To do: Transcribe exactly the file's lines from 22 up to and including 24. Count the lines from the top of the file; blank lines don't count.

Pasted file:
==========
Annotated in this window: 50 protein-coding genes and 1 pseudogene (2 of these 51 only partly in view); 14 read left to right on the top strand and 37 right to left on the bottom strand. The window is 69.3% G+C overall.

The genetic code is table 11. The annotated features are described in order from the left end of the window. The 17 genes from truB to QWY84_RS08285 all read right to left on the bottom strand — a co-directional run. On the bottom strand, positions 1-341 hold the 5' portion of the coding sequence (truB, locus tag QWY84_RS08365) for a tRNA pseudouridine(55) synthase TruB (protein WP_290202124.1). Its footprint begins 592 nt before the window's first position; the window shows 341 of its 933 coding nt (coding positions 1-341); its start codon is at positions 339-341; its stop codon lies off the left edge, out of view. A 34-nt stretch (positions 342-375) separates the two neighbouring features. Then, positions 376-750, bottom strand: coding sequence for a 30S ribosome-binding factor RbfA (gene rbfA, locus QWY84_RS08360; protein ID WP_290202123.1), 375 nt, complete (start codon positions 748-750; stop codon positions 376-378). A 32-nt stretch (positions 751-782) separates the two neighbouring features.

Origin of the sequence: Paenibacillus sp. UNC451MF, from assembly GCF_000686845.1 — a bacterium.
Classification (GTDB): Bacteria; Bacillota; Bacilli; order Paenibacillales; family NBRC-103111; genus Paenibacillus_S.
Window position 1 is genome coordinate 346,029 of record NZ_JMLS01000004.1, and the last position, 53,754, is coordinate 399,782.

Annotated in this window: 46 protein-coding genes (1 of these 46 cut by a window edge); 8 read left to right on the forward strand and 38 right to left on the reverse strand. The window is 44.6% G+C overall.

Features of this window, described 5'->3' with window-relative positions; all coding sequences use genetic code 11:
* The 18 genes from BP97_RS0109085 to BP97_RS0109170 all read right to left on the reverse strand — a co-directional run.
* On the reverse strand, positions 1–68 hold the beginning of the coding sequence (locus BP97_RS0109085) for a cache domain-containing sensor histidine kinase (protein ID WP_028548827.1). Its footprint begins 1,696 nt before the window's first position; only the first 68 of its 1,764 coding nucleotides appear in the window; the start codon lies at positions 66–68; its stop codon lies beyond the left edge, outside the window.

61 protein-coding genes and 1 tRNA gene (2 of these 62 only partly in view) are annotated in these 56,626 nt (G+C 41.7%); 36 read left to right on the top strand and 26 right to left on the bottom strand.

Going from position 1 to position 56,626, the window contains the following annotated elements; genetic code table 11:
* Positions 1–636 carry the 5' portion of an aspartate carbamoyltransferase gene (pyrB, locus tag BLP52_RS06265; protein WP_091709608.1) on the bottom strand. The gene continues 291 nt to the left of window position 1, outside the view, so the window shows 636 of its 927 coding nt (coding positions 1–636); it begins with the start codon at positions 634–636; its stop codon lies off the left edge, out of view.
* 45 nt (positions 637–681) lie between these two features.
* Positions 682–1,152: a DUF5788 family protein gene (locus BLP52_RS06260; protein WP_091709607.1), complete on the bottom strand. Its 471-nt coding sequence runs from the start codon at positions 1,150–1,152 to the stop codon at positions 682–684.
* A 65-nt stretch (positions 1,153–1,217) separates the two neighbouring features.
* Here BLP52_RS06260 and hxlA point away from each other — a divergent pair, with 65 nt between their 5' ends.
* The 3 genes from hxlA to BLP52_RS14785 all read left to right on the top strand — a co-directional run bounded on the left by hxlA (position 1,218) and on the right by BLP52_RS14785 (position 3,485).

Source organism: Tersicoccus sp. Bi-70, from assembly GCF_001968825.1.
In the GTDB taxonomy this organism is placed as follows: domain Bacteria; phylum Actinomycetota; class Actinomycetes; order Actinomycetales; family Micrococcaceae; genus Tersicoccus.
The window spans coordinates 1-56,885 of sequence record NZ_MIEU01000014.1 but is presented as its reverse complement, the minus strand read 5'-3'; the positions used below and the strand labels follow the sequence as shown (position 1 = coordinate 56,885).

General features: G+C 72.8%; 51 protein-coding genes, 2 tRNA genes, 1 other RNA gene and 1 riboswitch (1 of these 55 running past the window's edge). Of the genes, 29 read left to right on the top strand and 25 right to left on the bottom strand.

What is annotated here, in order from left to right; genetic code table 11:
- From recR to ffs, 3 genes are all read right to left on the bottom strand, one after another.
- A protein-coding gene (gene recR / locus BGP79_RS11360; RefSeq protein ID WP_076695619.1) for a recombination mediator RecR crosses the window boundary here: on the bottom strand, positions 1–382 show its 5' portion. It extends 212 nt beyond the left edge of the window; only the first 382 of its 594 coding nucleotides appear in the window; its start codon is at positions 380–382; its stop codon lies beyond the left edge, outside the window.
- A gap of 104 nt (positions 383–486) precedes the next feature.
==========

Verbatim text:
What is annotated here, in order from left to right; genetic code table 11:
- From recR to ffs, 3 genes are all read right to left on the bottom strand, one after another.
- A protein-coding gene (gene recR / locus BGP79_RS11360; RefSeq protein ID WP_076695619.1) for a recombination mediator RecR crosses the window boundary here: on the bottom strand, positions 1–382 show its 5' portion. It extends 212 nt beyond the left edge of the window; only the first 382 of its 594 coding nucleotides appear in the window; its start codon is at positions 380–382; its stop codon lies beyond the left edge, outside the window.